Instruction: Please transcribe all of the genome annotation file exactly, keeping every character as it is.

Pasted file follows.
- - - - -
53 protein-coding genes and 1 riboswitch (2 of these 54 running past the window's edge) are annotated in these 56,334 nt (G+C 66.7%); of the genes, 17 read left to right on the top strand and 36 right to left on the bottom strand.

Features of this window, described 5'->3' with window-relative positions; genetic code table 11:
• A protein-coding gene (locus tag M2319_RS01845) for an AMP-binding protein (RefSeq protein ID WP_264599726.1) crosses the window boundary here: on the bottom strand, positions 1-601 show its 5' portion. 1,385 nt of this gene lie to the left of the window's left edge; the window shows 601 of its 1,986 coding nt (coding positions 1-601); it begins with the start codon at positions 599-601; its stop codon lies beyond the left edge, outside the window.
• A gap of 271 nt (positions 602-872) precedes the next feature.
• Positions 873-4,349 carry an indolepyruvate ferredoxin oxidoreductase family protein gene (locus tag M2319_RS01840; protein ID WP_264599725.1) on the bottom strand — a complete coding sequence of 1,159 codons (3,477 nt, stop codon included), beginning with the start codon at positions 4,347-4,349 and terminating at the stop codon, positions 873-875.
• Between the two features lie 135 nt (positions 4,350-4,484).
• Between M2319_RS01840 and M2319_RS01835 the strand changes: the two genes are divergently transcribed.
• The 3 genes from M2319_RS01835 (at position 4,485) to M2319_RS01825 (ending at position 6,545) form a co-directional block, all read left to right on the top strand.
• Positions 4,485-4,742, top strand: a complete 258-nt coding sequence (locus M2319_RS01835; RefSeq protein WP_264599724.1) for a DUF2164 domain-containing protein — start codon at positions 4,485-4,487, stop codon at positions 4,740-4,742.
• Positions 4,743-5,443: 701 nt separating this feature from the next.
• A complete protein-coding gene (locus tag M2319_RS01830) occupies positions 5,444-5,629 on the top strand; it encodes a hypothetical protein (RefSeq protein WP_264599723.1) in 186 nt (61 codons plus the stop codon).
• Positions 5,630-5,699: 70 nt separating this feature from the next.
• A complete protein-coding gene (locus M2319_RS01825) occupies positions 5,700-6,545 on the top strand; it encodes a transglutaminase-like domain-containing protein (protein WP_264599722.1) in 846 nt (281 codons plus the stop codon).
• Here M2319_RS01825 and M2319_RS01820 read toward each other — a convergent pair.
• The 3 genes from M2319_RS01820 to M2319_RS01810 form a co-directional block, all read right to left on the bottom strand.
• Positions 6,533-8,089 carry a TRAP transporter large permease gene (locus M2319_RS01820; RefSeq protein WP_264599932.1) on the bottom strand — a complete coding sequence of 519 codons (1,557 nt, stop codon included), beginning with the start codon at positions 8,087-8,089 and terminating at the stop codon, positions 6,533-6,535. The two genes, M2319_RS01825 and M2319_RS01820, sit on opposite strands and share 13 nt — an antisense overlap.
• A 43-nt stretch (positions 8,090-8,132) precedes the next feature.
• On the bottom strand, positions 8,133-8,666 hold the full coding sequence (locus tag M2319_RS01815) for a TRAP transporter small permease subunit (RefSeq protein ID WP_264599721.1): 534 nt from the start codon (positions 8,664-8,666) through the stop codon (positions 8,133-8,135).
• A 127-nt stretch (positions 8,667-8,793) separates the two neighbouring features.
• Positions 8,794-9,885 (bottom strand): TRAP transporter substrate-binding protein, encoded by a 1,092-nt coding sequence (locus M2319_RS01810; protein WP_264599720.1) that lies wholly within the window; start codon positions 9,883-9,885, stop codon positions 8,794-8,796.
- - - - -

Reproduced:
53 protein-coding genes and 1 riboswitch (2 of these 54 running past the window's edge) are annotated in these 56,334 nt (G+C 66.7%); of the genes, 17 read left to right on the top strand and 36 right to left on the bottom strand.

Features of this window, described 5'->3' with window-relative positions; genetic code table 11:
• A protein-coding gene (locus tag M2319_RS01845) for an AMP-binding protein (RefSeq protein ID WP_264599726.1) crosses the window boundary here: on the bottom strand, positions 1-601 show its 5' portion. 1,385 nt of this gene lie to the left of the window's left edge; the window shows 601 of its 1,986 coding nt (coding positions 1-601); it begins with the start codon at positions 599-601; its stop codon lies beyond the left edge, outside the window.
• A gap of 271 nt (positions 602-872) precedes the next feature.
• Positions 873-4,349 carry an indolepyruvate ferredoxin oxidoreductase family protein gene (locus tag M2319_RS01840; protein ID WP_264599725.1) on the bottom strand — a complete coding sequence of 1,159 codons (3,477 nt, stop codon included), beginning with the start codon at positions 4,347-4,349 and terminating at the stop codon, positions 873-875.
• Between the two features lie 135 nt (positions 4,350-4,484).
• Between M2319_RS01840 and M2319_RS01835 the strand changes: the two genes are divergently transcribed.
• The 3 genes from M2319_RS01835 (at position 4,485) to M2319_RS01825 (ending at position 6,545) form a co-directional block, all read left to right on the top strand.
• Positions 4,485-4,742, top strand: a complete 258-nt coding sequence (locus M2319_RS01835; RefSeq protein WP_264599724.1) for a DUF2164 domain-containing protein — start codon at positions 4,485-4,487, stop codon at positions 4,740-4,742.
• Positions 4,743-5,443: 701 nt separating this feature from the next.
• A complete protein-coding gene (locus tag M2319_RS01830) occupies positions 5,444-5,629 on the top strand; it encodes a hypothetical protein (RefSeq protein WP_264599723.1) in 186 nt (61 codons plus the stop codon).
• Positions 5,630-5,699: 70 nt separating this feature from the next.
• A complete protein-coding gene (locus M2319_RS01825) occupies positions 5,700-6,545 on the top strand; it encodes a transglutaminase-like domain-containing protein (protein WP_264599722.1) in 846 nt (281 codons plus the stop codon).
• Here M2319_RS01825 and M2319_RS01820 read toward each other — a convergent pair.
• The 3 genes from M2319_RS01820 to M2319_RS01810 form a co-directional block, all read right to left on the bottom strand.
• Positions 6,533-8,089 carry a TRAP transporter large permease gene (locus M2319_RS01820; RefSeq protein WP_264599932.1) on the bottom strand — a complete coding sequence of 519 codons (1,557 nt, stop codon included), beginning with the start codon at positions 8,087-8,089 and terminating at the stop codon, positions 6,533-6,535. The two genes, M2319_RS01825 and M2319_RS01820, sit on opposite strands and share 13 nt — an antisense overlap.
• A 43-nt stretch (positions 8,090-8,132) precedes the next feature.
• On the bottom strand, positions 8,133-8,666 hold the full coding sequence (locus tag M2319_RS01815) for a TRAP transporter small permease subunit (RefSeq protein ID WP_264599721.1): 534 nt from the start codon (positions 8,664-8,666) through the stop codon (positions 8,133-8,135).
• A 127-nt stretch (positions 8,667-8,793) separates the two neighbouring features.
• Positions 8,794-9,885 (bottom strand): TRAP transporter substrate-binding protein, encoded by a 1,092-nt coding sequence (locus M2319_RS01810; protein WP_264599720.1) that lies wholly within the window; start codon positions 9,883-9,885, stop codon positions 8,794-8,796.